Help with a WordPress website conversion
May 16, 2012 7:49 AM   Subscribe

I need a little advice about a WordPress site. I'm helping to redesign an existing website, the owner of the site is requesting a WordPress conversion. Everything's been set up, but it might not be in the right place.

WordPress has been installed on the hosting server, in the root folder of the existing site. The WordPress pages are a work in process, and are "hidden" in the existing site. ie:" It's search engine blocked, so the only way it can be seen by anyone is if they know that url. That may not have been the best way to do things, I know.
But, it's there & we've added a bunch of content.

My question is this: When we are ready to go live with the WordPress site we are working on that is currently hidden, what is the best way to go about making that happen?
I'm not a developer, so please explain it to me like I'm dumb. Any advice is much appreciated!
posted by anonymous to Computers & Internet (12 answers total) 7 users marked this as a favorite
I have had to do this more than a couple of times.

Basically, you need to go to Settings and change the URLs to the root of the domain (so if it's "" change it to "") then move everything to the root through FTP.

You can find step-by-step instructions at the WordPress Codex.
posted by Memo at 7:55 AM on May 16, 2012

I'm curious about the answer, too. WordPress has made alot of advancements and improvements, with the MU settings and ability to host off of the root but viewed as if from the root, but I've never been able to make it work.

Anything that I put up as can sometimes show up as or, but never reliably enough to be able to put things at and make it show up as - so if I want to test things to change, I can't do and feel certain it will show up and work as not destroying things when I nuke
posted by tilde at 7:57 AM on May 16, 2012

Basically, you need to go to Settings and change the URLs to the root of the domain (so if it's "" change it to "") then move everything to the root through FTP.

That's a horrible sounding solution, eek. Especially for folks like me who use a 'hosted' solution like DreamHost and are not supposed to do that to support the supported installs (gives some flexibility and ease of use to do it that way and use a lot of their auto tools.

Surely WP has another way?
posted by tilde at 7:59 AM on May 16, 2012

tilde: "Surely WP has another way"

I was talking specifically about moving a test installation (with content, widgets, etc) to the final production url.

I'm not entirely sure what you want to achieve?
posted by Memo at 8:05 AM on May 16, 2012

Follow these steps:

Tilde, it's a little scary but it really works. the htaccess is bulletproof if you follow the steps.
posted by michaelh at 8:05 AM on May 16, 2012

When you're ready to make the WordPress site live, go to http://[yoururl]/wp-admin/options-general.php

There are 2 boxes you should pay attention to:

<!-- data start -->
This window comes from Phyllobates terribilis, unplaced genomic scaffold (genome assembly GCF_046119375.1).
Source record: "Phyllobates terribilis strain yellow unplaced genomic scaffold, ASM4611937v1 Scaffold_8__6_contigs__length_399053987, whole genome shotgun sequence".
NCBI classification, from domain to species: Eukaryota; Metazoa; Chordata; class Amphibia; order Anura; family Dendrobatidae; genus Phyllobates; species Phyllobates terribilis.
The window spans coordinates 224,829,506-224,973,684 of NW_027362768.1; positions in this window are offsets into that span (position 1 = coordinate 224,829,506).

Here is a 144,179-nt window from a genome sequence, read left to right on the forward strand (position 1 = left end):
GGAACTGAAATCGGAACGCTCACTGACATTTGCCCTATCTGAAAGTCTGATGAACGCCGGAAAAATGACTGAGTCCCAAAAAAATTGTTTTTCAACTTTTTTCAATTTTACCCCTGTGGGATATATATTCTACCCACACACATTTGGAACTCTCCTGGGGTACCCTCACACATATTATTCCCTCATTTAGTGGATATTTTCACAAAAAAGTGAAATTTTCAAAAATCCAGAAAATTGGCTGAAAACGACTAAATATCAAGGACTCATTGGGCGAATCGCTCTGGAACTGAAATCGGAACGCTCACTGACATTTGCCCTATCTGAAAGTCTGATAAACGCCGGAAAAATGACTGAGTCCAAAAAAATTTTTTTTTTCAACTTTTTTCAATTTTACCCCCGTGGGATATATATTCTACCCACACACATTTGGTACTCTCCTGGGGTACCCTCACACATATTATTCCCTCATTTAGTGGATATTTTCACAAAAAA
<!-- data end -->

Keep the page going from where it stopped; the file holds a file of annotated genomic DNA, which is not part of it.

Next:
WordPress Address (URL) - This is where you have WP installed & should not change.

Site Address (URL) - This is currently the same as the box above. Change the URL so that it is the main URL of the site. Then click "save changes" at the bottom of the screen.

My next step would be to grab a copy of all the old site files from the server & remove them.
posted by belladonna at 8:07 AM on May 16, 2012

I was, too, Memo - in the past I've just left the production site at, the put up to build the new site, then nuked and re installed everything I did at

pain in the butt but it got done.

trying to do what belladonna suggested just ended up with broken urls and a complete inability to log in.
posted by tilde at 8:12 AM on May 16, 2012

sorry, hijack, I'll just butt out :)
posted by tilde at 8:12 AM on May 16, 2012

(I mean, don't delete the old site's files until you've changed the URL settings in WP. But depending on your server settings, you may not see the new WP site until you've removed the old files. It just depends on the order your server is set to display index files. (For example, index.html then index.htm then index.php means that the old index page might show up rather than the new WP index page.))
posted by belladonna at 8:12 AM on May 16, 2012

If you want to move everything manually to the root directory (and this is an install you did manually, rather than a one-click install through something like fantastico), follow these directions. I use these steps at least once a week & they work just fine, as long as you're careful.
posted by belladonna at 8:25 AM on May 16, 2012

You don't need to move everything. There is a link right in the settings of Wordpress that explain exactly how to resolve the site at the root domain. You make one simple change in the header.php file that tells Wordpress where to find the files. It takes 15 seconds.
posted by COD at 9:04 AM on May 16, 2012 [1 favorite]

Not header,php - it's index.php. You move it from /wordpress1849 to the root directory, edit the path to Wordpress in the index.php file, and make the change in settings. All the files except index.php can stay where they are.
posted by COD at 9:06 AM on May 16, 2012

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